[00:12:56] Sacha: You know what, I had a call, actually a couple of calls this week with some leaders just to follow up, hey, you know what’s going on?

[00:13:02] Sacha: This is our monthly call, and one person said, Sacha, you, just, you didn’t tell me a lot to do. I was like, no, cause that’s not my job, it’s to tell you what to do. He’s but I made one small tweak, and it has changed everything. He’s rather than me coming in and saying, hey team, this is what we’re gonna do.

[00:13:23] Sacha: He’s I actually asked them what they need, and I’m like, what about that? Okay, so tell me more, and so he said he’s not only doing it with his team, he’s doing it with his clients, he’s doing it with artists, he has just that one shift in asking people what they need, has totally changed how he interacts with them, how they started opening up to him, changed the conversations that they’re having.

[00:13:50] Sacha: So that’s how this works, right? It’s not massive changes that we’re making, it’s small tweaks of ways to think about how to increase psychological safety for your team so that they open up, so that there’s trust, right? You’re trying to increase trust. I have another client that we’re now on our third round of psychological safety assessments with them, and for them it’s, we want to get a perfect score.

[00:14:19] Sacha: And I’m like, okay things change, dynamics change, but their mindset is we want to continue to be one of the best employers in our region, and in order to do that, we have to make sure that this score stays high, and so they have invested company-wide in doing the psychological safety assessment. Like I said, this is their third round of doing this.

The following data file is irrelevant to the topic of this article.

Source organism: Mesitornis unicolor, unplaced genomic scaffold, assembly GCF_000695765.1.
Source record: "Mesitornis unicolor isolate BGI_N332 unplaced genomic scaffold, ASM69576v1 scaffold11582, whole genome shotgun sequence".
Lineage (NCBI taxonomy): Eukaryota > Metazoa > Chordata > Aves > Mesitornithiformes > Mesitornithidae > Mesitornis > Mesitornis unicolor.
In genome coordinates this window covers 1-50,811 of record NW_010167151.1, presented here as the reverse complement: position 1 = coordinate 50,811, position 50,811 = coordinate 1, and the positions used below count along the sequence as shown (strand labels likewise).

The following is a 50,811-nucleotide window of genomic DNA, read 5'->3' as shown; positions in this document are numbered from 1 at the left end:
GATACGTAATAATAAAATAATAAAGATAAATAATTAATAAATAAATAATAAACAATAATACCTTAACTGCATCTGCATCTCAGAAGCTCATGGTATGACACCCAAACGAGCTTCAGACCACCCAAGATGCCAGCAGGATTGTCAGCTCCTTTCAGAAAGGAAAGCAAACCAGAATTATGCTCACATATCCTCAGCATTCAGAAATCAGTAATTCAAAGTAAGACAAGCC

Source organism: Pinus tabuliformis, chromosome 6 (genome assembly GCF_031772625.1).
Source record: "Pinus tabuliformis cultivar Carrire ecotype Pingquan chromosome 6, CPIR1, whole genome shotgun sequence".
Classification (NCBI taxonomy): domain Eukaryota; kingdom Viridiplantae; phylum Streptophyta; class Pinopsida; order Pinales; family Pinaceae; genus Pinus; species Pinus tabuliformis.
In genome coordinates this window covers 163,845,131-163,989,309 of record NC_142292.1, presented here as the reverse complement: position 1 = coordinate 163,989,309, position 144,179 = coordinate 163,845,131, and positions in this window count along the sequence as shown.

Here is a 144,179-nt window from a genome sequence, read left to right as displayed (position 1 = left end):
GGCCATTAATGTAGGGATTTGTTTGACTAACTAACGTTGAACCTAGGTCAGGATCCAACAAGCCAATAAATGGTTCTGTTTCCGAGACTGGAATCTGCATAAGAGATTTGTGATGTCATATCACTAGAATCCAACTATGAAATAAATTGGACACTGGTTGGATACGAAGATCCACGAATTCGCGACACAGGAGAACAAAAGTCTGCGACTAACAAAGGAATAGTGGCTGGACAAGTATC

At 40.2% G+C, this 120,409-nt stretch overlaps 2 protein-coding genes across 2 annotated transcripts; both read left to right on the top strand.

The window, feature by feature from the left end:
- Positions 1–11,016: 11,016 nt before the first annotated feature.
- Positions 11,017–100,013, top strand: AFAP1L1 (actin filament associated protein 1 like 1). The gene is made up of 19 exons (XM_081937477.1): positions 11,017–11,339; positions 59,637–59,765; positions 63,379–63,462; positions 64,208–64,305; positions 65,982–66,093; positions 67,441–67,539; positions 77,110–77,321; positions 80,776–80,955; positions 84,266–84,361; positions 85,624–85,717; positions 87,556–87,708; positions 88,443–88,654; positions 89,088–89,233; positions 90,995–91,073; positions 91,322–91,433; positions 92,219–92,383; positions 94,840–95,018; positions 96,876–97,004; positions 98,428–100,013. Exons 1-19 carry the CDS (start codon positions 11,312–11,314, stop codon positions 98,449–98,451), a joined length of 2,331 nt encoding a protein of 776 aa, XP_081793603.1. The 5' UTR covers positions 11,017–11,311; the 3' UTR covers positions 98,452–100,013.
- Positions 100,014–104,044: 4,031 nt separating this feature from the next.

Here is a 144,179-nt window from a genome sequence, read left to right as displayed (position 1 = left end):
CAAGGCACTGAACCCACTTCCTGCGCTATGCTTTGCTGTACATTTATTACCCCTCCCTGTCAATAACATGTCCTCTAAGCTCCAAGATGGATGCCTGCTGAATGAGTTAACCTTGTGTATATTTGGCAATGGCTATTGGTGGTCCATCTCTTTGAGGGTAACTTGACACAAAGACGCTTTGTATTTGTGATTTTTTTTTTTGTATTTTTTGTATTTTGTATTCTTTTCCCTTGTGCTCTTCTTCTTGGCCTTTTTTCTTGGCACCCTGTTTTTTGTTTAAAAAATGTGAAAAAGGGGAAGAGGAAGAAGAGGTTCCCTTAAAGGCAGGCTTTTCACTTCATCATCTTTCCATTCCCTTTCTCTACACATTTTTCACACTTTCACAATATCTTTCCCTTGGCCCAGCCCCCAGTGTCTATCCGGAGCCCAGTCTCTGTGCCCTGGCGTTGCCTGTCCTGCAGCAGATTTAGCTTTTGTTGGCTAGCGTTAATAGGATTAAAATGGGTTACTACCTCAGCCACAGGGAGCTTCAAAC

[00:14:44] Sacha: And so, for them it’s how do we stay attuned to what’s happening with our employees? How do we partner this with our other culture work that we’re doing? How do we see some gaps? So, for example, with that particular client, they did some culture work with another consultant, but between the work that I was doing, and they were doing, they saw, okay, there’s a challenge around generational diversity here.

[00:15:07] Sacha: It’s like some of these other aspects of diversity are a challenge, but generation is the big one. So, it allowed them to be able to be very specific and fine tune what education they needed for their company, right? So that’s the change, that’s the work. It’s been amazing, I’ve absolutely loved doing this because It’s truly changing people, how they show up as managers in this space, which is truly impacting their employees and how they show up at work.

[00:15:39] Amy: So if companies, if somebody is listening and they work for a company where they feel like this is needed, let’s say they’re a frontline manager, they’re an executive what’s the best way for them to get in touch with you to learn more about the tools and the services that you offer?

[00:15:51] Sacha: Yeah, so you can actually go to tinyurl.com/eepsysafety

[00:16:00] Sacha: right? Or you can go to the equityequationllc.com, my website, or just follow me on LinkedIn, Sacha Thompson, s a c h a t h o m p s o n, and any of those places will get you to me and I can get more, get you more information.

[00:16:18] Amy: That sounds great. We will put all of those links in the show notes, so you don’t have to stop driving to write it all down.

[00:16:23] Amy: Just, go to the show notes later and we’ll have it all there for you. Sacha Thompson, I wanna thank you so much for your time today, for your expertise and for your friendship. Thank you.

[00:16:34] Sacha: Thank you, Amy. It’s been such a pleasure, looking forward to having more of these conversations with you.

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Amy C. Waninger Author Bio

Amy C. Waninger is the Founder & CEO of Lead at Any Level, where she improves employee engagement and retention for companies that promote from within. Amy offers assessments, advisory services, and training on essential skills for inclusive leaders. She is the author of eight books. Learn more at www.LeadAtAnyLevel.com